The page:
I called my friend Auri, a computer geek, and asked him to help me with my successful website, which currently is attracting up to three visitors a month. To have a strong online presence, you have to spend several hours a day Facebooking, tweeting and updating your blog. This means cutting yourself off from the outside world. But that’s the price you pay for being social.
Auri and I decided to meet in a few days for coffee. I wrote the time and date on my trusty mini legal pad. Then I put a sticky note on my bathroom mirror where I know I’ll see it several times the night before. This system seldom fails, although one day I accidentally grabbed a list from the previous day and started repeating everything on it. I’m glad I have an honest barber.
Auri and I chose the following Tuesday, at 9 a.m., at Starbucks. Auri entered this on his Google calendar, which automatically synched to my AOL calendar, telling me the time and location of the appointment. I don’t like it when other people tell me where to go — but that also was happening way before computers.
Right after our call, a “meeting alert” appeared on my computer screen. The message came with a selection of colors to distinguish it from other appointments on my calendar, except I didn’t have any. Brown seemed appropriate for java, but something more festive felt right. I went with red.
The following morning, I got an “Invitation Update.” Auri wanted to change our Tuesday breakfast from 9 to 8:30 a.m. I agreed to the new time, adding that I was changing the color of our meeting from red to green. Although I’m sure this didn’t matter to Auri, the Dept. of Homeland Security was probably relieved.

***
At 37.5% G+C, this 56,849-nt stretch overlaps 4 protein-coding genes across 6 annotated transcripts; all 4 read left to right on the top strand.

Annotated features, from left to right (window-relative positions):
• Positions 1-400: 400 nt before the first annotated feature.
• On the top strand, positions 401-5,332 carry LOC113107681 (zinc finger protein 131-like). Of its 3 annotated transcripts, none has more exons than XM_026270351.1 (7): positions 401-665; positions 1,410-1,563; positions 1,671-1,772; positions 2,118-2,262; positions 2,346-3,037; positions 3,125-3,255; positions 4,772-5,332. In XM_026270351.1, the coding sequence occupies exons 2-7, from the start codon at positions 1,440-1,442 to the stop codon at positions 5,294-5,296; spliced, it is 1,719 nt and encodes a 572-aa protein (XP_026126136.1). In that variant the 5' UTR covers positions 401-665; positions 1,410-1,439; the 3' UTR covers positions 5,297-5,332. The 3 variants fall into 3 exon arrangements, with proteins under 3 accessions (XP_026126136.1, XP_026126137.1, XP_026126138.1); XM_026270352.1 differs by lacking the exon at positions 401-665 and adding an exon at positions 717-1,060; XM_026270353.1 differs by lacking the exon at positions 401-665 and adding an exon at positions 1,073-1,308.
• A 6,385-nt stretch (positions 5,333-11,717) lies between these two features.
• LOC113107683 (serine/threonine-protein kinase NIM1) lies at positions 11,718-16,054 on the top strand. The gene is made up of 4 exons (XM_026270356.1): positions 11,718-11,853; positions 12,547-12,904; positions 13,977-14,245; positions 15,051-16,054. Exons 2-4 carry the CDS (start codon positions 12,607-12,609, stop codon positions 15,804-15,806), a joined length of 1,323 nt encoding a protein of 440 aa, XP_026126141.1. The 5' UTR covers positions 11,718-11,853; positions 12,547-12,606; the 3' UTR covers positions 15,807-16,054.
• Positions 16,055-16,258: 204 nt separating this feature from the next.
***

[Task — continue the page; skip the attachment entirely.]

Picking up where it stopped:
The update included a link to MapQuest, informing me how long it would take to get there from my house, which was either 3 minutes away, 4 minutes away, 7 minutes away or 8 minutes away, depending on which nearby Starbucks I was going to.
On Tuesday morning, I got another cellphone alert that my meeting was in an hour. Then, at 8:15, I was dinged again, warning that I only had 15 minutes. I rushed out the door, afraid that if I were late, news of my tardiness would go viral.
I reached Starbucks at 8:25. Auri hadn’t arrived yet. I waited. And waited. I called his cellphone just before 9 a.m. He answered right away.
“Auri, where are you? I’m at Starbucks on 82nd,” I said.
He responded, “Oh, my gosh, was that today?”